Until recently, there were two kinds of bands in New York. On the one hand there were the proper indie ones, think Vampire Weekend and The Rapture, walking up and down Bedford Avenue. On the other, artists like Kanye West and Jay-Z - who belong to that new wave of producers who took hip-hop to the middle class. Now, thanks to Das Racist, we can talk about a hybrid. We find ourselves before a group of people who adore hip-hop and know how to rap, but have the indie audience as their main target. And don't be fooled by the racist bit: they have Indian, Afro-Cuban and Italian roots between them.
Their story started with “Combination Pizza Hut And Taco Bell”, a tribute to junk food telling the story of two friends finding it difficult to meet - as one is at a Pizza Hut and the other, if anyone's in doubt, at a Taco Bell. Now, finally, the bizarre and hilarious hip-hop of Das Racist has materialised on “Relax”, the first studio effort after two mix tapes: “Shut Up Dude” and “Sit Down Man”. The trio took their task seriously: they called upon some big guns from the Big Apple and surrounding areas to produce the album. The fact that Rostman Batmanglij (keyboardist of Vampire Weekend), Diplo and Anand Winder (Yeasayer) are the ones at the helm perfectly fits the indie-rapper hybrid theory. The record is a declaration of intent: they make humorous hip-hop, a rare thing in a genre that is ill-tempered by nature, with a bit of arrogance on the side.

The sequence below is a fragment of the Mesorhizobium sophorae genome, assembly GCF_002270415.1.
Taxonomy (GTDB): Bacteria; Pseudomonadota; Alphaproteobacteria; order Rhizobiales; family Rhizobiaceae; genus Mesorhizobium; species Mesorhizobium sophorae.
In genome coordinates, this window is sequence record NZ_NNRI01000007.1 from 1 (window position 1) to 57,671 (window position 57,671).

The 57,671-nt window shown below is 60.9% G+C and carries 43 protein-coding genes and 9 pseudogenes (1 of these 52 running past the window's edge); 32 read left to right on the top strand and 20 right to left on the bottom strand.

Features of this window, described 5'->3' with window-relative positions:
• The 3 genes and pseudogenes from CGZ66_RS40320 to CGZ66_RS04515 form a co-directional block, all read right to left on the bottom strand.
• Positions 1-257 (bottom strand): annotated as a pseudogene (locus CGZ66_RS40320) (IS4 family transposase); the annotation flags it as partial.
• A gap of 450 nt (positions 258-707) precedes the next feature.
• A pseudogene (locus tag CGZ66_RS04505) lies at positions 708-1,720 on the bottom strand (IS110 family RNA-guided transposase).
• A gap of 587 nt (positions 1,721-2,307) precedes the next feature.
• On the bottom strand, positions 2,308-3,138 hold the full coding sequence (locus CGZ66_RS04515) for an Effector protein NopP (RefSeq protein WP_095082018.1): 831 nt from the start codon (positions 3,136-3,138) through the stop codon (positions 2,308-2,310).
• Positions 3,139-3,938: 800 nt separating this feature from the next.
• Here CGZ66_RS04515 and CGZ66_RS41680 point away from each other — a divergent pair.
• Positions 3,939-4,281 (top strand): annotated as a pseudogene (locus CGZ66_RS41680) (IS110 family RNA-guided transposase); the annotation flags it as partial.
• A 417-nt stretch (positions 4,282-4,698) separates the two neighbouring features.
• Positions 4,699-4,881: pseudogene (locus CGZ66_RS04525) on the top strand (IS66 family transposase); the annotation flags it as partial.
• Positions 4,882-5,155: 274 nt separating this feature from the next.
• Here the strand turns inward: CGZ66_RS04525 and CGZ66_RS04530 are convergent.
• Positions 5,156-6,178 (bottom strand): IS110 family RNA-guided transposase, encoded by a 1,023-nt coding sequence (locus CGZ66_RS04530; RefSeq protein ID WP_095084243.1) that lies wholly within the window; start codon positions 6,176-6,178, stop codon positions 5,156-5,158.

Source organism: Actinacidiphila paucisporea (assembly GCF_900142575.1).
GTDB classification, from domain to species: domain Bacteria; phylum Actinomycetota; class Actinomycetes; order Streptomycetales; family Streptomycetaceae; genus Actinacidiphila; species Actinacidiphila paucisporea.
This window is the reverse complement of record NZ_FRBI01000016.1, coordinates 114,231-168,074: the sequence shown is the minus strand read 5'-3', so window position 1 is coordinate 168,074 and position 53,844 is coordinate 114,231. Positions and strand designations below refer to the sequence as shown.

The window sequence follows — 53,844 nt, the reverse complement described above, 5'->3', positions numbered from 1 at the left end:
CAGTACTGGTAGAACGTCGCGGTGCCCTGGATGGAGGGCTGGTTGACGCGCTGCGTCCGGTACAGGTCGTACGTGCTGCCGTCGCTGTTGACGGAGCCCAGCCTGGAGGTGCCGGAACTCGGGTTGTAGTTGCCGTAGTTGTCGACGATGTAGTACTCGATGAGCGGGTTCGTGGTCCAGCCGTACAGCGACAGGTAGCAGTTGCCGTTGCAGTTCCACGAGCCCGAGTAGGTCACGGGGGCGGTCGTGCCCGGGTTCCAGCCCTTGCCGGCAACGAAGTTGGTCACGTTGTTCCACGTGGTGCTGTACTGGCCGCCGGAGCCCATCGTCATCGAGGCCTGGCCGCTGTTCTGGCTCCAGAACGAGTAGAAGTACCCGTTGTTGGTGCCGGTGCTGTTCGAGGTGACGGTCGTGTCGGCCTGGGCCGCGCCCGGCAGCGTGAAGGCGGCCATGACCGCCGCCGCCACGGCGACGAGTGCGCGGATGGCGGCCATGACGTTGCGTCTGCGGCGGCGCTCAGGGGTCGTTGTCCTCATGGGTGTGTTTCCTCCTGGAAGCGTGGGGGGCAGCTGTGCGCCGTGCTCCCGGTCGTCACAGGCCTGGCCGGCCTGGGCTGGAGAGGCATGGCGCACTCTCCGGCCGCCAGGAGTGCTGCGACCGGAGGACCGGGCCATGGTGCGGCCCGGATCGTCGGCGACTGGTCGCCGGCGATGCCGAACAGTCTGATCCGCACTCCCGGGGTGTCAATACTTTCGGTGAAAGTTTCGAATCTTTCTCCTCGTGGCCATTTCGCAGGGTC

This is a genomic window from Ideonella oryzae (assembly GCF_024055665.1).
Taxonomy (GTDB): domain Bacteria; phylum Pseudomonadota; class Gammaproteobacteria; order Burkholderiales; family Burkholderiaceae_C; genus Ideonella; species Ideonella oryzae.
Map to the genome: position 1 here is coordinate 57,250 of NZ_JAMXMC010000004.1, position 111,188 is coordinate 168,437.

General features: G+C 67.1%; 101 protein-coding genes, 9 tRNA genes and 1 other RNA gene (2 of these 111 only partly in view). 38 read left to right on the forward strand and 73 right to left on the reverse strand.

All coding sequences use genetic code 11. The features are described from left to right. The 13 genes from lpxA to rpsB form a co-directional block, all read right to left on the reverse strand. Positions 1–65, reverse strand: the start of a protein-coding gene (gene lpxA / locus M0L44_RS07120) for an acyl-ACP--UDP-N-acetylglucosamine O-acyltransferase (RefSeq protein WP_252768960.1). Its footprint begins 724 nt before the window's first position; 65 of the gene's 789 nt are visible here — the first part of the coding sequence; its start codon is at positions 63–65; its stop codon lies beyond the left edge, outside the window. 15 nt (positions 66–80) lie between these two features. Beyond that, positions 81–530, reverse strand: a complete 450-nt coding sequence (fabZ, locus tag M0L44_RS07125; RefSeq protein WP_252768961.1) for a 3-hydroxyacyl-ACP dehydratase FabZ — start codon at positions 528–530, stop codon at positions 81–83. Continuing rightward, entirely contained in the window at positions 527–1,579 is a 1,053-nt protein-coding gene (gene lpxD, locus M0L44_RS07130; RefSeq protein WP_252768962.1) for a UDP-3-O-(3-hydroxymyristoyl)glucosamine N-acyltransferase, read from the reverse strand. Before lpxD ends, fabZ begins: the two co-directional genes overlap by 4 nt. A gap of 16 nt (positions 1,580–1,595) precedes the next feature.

To review this album we should start by talking about “Rainbow In The Dark”, number 12 on a track list of 14. It is when the record is in its final stages then, that we find a hit - driven by a light bass line that, along with the trademark raps, sticks in your head for a long time. Catchy to say the least. The rest of the album has a bit of everything, but it works well as a whole. The title track, a rap with a lot of flow and harmony, gives way to another hit; “Michael Jackson”, on which they sound like they've filtered the Bollywood sound through an 8-bit machine. In fact, it could be the “Prince Of Persia” soundtrack, had they invented the game in 2011. The Indian influence returns on “Punjabi Song” (“Mundian To Bach Ke”, anyone?), again with a Bollywood loop, albeit more synthesised this time. The New Yorkers, however, are versatile; “Relax”, as said, has a bit of everything. Hence the mix of raps and tracks like “Girl”, a song that could even get them a spot next to bands like Hot Chip. And they would pull it off, too.